Chimp Violence Study Renews Debate On Why They Kill

The study weighs in on a debate over whether chimps are naturally violent or become that way due to human interference in the environment.
Posted at 8:34 PM, Sep 17, 2014

Mark Twain couldn't have been further from the truth when he wrote in an essay, "Man is the only animal that deals in that atrocity of atrocities, War."

Scientist and chimpanzee expert Jane Goodall documented that humanity's relatives could commit acts of violence against each other when, back in the '70s, she detailed a conflict between chimpanzee communities in Tanzania.

"We used to think it was only humans who waged war, but we find that chimpanzees, like humans, have this rather unpleasant ability to create an in-group and an out-group."

And a new study published online in the journal Nature Wednesday is renewing the debate on why chimpanzees injure, maim and even kill other chimps. 

The study examined instances of violent behavior in chimpanzees and bonobos — species believed to be the closest relatives of humans — to see whether that behavior occurs naturally or is instead the result of human interference. (Video via BBC, National Geographic)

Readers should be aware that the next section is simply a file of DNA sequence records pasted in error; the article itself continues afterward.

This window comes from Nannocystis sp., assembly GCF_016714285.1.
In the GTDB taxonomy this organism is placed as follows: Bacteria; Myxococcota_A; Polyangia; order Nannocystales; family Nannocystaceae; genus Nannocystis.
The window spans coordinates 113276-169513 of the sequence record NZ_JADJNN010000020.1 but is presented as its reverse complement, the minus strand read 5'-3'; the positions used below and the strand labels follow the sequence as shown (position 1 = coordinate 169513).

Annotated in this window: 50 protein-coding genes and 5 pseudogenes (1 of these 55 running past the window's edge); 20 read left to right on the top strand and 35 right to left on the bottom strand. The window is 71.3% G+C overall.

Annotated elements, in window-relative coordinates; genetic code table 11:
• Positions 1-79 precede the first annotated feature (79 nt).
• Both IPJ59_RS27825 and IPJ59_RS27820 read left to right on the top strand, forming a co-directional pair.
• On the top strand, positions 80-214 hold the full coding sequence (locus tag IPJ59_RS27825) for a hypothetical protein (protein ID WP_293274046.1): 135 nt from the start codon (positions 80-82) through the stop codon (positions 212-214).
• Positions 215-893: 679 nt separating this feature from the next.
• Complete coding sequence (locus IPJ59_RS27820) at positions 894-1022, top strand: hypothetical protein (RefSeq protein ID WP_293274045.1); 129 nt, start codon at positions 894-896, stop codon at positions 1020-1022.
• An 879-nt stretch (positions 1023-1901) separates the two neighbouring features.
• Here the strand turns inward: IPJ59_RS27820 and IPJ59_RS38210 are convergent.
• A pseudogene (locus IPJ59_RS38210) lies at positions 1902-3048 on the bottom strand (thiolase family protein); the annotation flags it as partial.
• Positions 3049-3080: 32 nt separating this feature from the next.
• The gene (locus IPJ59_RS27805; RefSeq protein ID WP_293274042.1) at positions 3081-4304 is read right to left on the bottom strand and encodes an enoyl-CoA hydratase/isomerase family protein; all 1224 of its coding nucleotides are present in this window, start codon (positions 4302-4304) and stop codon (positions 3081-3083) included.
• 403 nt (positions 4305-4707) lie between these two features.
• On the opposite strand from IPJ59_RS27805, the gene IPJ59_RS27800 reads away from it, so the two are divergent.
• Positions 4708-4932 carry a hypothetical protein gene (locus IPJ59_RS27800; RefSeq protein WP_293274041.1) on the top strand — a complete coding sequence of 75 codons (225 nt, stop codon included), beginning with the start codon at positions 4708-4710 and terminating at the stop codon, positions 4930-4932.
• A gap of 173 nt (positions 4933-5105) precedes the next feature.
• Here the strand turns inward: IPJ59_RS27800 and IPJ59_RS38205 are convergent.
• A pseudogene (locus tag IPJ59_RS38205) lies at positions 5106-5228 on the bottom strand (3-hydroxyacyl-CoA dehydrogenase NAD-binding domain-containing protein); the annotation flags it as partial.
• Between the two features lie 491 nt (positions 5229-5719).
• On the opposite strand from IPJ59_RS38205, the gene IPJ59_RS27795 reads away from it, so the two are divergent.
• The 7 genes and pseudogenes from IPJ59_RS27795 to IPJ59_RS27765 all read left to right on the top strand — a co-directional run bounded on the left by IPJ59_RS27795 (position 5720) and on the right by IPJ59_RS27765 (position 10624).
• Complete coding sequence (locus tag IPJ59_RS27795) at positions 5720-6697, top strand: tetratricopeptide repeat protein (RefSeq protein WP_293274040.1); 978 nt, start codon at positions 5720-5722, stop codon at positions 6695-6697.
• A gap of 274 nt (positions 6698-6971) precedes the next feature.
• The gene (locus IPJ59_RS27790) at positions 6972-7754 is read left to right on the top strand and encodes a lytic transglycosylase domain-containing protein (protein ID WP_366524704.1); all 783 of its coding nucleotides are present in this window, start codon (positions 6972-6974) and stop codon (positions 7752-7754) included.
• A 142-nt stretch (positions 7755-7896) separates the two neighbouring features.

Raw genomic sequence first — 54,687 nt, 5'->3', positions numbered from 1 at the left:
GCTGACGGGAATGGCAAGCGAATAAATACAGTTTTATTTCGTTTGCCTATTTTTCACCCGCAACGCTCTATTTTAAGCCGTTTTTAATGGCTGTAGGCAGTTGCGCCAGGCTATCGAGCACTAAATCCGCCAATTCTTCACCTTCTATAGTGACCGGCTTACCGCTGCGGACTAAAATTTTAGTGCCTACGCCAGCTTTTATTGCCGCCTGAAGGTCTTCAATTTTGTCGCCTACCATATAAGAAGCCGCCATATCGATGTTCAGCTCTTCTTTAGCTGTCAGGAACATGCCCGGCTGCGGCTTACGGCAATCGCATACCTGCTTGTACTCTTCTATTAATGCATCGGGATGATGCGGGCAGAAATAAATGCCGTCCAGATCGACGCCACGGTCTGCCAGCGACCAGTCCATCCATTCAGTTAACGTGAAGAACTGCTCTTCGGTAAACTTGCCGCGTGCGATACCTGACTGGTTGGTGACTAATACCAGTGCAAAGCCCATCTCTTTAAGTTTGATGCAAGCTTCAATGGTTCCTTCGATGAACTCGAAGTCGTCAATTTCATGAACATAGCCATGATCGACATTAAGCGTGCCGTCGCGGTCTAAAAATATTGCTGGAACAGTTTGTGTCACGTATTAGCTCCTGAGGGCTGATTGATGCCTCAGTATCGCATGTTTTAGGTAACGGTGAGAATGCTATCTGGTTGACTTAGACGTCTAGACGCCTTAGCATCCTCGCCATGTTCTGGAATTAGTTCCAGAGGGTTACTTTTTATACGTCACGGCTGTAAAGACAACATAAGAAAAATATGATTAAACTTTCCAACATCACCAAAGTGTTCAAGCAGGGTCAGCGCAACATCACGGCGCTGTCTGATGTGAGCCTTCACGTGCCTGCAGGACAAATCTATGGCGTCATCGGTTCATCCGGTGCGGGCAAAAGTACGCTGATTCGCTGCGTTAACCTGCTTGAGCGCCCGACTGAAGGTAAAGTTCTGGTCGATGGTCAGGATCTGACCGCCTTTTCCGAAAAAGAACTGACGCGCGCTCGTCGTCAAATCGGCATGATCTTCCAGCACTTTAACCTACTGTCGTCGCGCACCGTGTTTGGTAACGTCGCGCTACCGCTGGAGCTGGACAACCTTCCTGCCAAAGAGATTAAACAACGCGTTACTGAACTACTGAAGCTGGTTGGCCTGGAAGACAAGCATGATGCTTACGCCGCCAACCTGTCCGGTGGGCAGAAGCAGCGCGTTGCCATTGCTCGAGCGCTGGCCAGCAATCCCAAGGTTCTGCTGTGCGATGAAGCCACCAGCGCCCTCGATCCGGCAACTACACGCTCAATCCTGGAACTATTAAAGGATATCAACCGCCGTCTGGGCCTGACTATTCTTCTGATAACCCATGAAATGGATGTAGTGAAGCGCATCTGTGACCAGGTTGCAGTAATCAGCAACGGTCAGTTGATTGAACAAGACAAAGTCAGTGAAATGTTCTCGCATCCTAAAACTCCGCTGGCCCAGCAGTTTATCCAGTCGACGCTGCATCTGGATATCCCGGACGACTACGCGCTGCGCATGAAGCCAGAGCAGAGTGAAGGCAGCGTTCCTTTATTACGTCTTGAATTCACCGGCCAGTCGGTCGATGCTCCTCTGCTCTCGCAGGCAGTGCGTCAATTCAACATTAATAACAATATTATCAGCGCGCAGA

They wrote in their study, "Variation in killing rates was unrelated to measures of human impacts"  or, humans had little or nothing to do with the rates at which chimpanzees attacked and killed each other. 

Study co-author and organizer Michael L. Wilson from the University of Minnesota told Discovery most killings were gang attacks and males were the most frequent attackers and victims. 

But other scientists say the study's results aren't conclusive, with many questioning how the information was collected. One anthropologist from Washington University in St. Louis told Science, "I am surprised that [the study] was accepted for publication.”

Aside from the evolution-vs.-human-interference debate, there's also disagreement on what implications this study has about human behavior.

Wilson told the Los Angeles Times chimp violence suggests warfare has "a long evolutionary history." 

But a writer for Nature not associated with the study commented, "Humans are not destined to be warlike because chimpanzees sometimes kill their neighbours."

Wilson and his study's critics both agree you can't jump to conclusions about why humans fight based just on these findings.

This video includes a images from Daniel / CC BY NC 2.0 and Getty Images.